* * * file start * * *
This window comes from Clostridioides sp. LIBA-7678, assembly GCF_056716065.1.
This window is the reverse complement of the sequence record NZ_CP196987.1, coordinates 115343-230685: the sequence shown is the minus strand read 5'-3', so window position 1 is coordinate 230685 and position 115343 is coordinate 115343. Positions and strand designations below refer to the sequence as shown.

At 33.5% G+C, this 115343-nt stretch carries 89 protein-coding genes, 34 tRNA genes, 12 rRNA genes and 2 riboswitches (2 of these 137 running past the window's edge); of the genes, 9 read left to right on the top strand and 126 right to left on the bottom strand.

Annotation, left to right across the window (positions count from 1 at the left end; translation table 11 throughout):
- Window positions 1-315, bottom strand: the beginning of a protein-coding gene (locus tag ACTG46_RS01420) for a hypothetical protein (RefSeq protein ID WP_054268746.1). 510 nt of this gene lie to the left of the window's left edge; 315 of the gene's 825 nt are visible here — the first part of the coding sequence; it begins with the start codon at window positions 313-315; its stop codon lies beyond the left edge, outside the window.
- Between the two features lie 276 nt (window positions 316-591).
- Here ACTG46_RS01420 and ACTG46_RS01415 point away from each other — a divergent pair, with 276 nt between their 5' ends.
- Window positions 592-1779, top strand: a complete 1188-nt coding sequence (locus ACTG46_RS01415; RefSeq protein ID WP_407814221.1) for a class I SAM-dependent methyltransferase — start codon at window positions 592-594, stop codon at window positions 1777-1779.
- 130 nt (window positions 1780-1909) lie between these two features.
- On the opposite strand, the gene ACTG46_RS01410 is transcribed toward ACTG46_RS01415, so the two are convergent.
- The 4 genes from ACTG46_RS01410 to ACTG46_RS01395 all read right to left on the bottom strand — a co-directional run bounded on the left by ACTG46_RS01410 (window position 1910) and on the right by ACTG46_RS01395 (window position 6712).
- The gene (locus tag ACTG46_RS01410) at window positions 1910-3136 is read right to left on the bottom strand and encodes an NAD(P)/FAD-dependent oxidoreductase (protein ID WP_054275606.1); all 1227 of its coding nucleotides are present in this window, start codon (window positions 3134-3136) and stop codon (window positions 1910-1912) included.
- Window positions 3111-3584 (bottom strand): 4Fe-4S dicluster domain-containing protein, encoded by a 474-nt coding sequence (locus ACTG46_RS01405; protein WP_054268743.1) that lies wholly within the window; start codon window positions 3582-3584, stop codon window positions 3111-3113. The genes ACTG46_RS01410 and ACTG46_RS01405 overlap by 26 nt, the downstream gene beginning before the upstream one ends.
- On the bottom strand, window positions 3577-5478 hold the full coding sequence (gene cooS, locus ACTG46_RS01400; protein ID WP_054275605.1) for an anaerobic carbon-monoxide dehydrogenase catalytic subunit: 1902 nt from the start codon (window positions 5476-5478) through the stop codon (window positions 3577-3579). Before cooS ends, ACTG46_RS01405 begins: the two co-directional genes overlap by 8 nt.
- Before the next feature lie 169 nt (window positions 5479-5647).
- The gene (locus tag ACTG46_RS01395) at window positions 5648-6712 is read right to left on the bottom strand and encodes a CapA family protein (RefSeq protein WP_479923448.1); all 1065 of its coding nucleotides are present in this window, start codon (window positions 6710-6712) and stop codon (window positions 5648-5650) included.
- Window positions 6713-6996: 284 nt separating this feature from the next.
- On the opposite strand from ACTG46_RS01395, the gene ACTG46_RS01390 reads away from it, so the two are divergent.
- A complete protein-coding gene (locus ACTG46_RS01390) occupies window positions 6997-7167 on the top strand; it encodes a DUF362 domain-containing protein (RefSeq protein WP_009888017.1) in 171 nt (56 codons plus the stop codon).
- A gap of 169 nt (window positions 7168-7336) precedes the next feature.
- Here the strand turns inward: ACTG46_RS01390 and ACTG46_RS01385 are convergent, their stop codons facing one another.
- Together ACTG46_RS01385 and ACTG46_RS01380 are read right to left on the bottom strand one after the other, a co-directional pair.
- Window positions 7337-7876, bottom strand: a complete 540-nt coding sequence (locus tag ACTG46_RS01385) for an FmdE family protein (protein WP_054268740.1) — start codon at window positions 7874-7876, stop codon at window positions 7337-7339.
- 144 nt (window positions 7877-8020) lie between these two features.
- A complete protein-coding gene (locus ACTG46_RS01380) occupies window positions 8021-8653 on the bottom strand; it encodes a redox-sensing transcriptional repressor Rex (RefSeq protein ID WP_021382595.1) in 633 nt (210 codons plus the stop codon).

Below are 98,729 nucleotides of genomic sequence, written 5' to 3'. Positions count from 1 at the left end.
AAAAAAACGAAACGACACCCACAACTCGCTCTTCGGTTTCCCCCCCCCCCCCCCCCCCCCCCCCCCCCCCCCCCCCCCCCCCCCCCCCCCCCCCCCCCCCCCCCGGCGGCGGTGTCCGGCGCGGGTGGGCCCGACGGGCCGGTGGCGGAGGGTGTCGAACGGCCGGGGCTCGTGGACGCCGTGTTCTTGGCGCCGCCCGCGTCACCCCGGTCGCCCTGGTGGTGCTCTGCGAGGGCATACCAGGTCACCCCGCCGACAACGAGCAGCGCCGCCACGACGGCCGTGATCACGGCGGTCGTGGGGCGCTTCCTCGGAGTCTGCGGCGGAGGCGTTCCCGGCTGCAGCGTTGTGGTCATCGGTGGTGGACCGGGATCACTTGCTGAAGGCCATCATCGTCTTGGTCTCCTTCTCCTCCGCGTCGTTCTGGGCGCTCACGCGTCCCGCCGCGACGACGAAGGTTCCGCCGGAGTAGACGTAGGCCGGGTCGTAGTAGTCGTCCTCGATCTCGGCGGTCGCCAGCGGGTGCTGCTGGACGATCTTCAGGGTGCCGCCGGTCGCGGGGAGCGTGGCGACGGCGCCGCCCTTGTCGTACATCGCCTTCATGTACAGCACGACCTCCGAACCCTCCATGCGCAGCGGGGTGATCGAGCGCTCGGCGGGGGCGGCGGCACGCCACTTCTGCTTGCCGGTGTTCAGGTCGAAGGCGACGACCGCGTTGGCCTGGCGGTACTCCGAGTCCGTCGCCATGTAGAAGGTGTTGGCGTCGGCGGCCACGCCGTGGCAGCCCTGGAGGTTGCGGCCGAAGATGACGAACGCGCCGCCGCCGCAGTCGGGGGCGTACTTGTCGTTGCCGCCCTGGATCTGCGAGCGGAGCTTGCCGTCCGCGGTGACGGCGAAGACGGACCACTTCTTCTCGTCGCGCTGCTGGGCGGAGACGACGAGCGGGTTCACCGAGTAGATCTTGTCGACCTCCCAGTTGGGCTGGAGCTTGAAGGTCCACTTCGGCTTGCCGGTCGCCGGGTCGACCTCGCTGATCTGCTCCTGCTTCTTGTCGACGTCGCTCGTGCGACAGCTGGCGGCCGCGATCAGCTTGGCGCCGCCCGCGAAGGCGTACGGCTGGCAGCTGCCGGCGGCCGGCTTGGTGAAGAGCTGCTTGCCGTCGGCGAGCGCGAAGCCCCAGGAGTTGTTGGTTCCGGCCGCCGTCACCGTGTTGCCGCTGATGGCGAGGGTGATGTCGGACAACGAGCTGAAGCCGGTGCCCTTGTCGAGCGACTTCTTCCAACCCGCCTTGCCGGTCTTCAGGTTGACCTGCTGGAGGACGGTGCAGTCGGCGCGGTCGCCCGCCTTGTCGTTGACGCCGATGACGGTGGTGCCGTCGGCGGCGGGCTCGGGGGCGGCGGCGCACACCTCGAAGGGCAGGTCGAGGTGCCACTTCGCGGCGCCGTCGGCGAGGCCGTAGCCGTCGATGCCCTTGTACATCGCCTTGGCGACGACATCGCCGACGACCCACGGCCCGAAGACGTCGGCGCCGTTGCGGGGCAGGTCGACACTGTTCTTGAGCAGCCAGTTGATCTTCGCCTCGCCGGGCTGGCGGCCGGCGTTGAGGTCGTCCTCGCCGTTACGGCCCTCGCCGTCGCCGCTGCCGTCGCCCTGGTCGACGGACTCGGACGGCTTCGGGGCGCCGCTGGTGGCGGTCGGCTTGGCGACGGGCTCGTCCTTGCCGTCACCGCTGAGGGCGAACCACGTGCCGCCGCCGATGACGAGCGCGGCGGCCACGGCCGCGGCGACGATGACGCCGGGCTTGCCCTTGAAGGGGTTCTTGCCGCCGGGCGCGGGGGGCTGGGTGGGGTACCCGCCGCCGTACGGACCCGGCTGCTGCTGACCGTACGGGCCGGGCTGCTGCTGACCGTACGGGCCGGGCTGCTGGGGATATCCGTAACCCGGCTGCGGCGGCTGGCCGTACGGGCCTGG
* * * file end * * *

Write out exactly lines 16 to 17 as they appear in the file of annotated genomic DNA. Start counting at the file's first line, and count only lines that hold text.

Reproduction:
- The gene (locus tag ACTG46_RS01395) at window positions 5648-6712 is read right to left on the bottom strand and encodes a CapA family protein (RefSeq protein WP_479923448.1); all 1065 of its coding nucleotides are present in this window, start codon (window positions 6710-6712) and stop codon (window positions 5648-5650) included.
- Window positions 6713-6996: 284 nt separating this feature from the next.